Ruth - posted on 03/19/2010

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I doubt that the children in orphanages feel secure and they have a VERY predictable schedule!! so i'd have to say that its having their needs met that make them feel secure!

Emily - posted on 03/18/2010

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Yes, yes, yes, exactly what I'm trying to say, Sylvia :) but you said it better :)

Christina - posted on 03/18/2010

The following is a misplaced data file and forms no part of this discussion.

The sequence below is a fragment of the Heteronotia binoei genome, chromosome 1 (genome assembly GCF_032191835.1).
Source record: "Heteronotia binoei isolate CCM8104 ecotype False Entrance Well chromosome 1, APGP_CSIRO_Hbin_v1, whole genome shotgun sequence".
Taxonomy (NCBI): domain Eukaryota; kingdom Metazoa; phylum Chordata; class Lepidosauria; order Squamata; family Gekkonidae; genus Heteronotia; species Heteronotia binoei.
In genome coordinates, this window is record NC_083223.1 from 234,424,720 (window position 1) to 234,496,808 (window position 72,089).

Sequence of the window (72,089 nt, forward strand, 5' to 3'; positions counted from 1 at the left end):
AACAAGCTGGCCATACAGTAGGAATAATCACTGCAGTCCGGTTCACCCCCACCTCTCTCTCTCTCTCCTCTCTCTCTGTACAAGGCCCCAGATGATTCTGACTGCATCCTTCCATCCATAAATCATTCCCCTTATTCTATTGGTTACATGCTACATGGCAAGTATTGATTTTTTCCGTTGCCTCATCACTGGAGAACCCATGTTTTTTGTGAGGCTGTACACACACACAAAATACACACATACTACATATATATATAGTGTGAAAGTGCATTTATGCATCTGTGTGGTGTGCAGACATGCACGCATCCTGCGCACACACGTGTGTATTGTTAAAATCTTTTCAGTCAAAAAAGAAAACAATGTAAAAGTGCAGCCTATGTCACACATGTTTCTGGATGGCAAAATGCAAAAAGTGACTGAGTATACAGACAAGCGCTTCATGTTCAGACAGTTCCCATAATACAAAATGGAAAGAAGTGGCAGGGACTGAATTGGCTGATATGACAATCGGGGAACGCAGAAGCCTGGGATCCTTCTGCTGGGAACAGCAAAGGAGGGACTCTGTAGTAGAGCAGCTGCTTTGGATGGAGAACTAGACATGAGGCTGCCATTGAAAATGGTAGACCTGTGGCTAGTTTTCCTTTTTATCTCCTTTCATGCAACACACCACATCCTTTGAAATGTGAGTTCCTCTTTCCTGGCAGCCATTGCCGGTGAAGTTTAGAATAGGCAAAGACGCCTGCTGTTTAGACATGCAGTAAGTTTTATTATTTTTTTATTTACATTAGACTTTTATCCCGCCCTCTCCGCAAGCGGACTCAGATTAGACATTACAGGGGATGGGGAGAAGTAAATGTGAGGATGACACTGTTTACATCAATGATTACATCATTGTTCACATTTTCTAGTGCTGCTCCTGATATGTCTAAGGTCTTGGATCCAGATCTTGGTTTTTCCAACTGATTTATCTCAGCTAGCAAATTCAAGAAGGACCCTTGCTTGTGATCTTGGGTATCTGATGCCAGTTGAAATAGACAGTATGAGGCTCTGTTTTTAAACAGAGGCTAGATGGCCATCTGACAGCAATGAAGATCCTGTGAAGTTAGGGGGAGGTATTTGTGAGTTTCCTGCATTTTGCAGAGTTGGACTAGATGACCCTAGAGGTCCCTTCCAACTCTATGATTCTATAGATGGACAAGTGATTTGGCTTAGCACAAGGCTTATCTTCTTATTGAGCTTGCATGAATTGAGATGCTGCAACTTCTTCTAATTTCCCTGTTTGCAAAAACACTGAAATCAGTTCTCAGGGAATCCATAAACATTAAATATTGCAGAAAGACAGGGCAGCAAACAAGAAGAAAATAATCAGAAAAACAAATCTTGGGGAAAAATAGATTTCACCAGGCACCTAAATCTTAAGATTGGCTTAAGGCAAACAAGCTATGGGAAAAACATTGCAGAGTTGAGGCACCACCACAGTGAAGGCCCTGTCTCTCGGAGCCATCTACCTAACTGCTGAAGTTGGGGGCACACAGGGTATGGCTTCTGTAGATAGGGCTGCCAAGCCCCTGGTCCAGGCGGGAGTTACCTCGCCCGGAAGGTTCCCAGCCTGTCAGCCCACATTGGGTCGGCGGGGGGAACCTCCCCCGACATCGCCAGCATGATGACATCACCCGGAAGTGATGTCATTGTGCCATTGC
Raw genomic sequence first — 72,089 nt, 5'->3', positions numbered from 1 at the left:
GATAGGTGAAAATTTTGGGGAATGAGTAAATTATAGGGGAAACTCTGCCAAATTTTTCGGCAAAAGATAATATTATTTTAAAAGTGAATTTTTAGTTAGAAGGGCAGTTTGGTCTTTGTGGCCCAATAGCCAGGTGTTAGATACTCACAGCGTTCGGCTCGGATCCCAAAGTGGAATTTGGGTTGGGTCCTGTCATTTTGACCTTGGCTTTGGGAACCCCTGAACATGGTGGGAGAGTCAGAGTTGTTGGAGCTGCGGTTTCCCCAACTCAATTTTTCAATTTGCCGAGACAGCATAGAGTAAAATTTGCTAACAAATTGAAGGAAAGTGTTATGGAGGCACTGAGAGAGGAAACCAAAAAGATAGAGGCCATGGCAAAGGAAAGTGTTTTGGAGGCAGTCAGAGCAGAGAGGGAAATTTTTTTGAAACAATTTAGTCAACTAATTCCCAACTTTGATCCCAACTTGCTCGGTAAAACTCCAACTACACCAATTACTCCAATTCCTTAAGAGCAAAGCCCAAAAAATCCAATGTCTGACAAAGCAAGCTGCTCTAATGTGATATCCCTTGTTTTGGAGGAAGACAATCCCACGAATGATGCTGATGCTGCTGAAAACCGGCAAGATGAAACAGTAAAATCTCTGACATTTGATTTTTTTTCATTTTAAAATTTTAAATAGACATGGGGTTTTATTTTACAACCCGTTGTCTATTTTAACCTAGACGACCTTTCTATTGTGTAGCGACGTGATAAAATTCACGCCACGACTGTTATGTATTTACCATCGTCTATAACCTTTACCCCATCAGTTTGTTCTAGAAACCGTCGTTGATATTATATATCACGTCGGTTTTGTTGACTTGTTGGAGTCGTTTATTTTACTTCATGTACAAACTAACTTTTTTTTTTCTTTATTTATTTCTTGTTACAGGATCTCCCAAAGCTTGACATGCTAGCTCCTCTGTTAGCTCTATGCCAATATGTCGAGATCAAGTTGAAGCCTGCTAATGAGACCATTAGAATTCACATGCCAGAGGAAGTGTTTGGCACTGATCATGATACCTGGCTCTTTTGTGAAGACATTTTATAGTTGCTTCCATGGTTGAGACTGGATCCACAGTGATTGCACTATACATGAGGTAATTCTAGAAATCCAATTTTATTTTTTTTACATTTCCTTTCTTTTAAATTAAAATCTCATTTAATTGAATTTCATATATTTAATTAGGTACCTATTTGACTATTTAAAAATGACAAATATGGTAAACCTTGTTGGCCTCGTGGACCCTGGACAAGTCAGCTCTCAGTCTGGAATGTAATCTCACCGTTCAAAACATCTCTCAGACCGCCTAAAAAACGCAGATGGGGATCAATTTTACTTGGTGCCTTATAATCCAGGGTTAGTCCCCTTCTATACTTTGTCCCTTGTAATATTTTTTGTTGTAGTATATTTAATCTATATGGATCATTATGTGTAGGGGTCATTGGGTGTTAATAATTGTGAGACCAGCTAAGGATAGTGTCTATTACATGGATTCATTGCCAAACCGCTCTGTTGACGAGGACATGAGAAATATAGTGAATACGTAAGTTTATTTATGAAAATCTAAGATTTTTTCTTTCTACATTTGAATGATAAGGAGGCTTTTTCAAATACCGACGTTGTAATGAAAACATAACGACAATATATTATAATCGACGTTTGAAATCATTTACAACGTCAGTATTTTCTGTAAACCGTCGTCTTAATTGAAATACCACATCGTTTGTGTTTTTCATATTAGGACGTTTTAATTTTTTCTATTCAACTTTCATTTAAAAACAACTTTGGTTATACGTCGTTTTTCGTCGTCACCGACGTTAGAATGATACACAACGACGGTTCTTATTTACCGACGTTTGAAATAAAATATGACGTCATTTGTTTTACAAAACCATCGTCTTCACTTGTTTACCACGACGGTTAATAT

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I totally agree and support on-demand feeding, especially for little ones. This is very different from other issues. I guess we can tend to get so all or nothing about these things that it is important to separate real need from habit or a projected emotional needs that may stem from some other thing going on. Each parent knows their child and actually, learns about life and the world from their child with each following day. Loving, supportive parents can also be teaching emotional maturity. The 2 do not conflict. I like to see a child's emotional needs like that of a baby tiger. A mother tiger needs to provide for her baby, but also knows she is preparing that baby tiger for the real world someday. She fosters its independence through a series of activities and lessons that teaches her baby that they can in-fact, survive without her. She does this lovingly, but with the end in mind, not just the moment at hand. If we can all keep this in mind as parents, our children will be better equipped to handle their worlds because we have taught them that we have confidence in their abilities, which increases their self-esteem and ability to handle their worlds, all while we love them unconditionally. I have raised three very capable daughters this way who are each very loving and good mothers to my 7 grandchildren as well. I had them naturally, at-home, loved them a lot, nursed them, practiced co-sleeping, etc. but I gave them the space and independence, within our routines, to find their own self gratification and accomplishments. It does not have to be all or nothing is my point.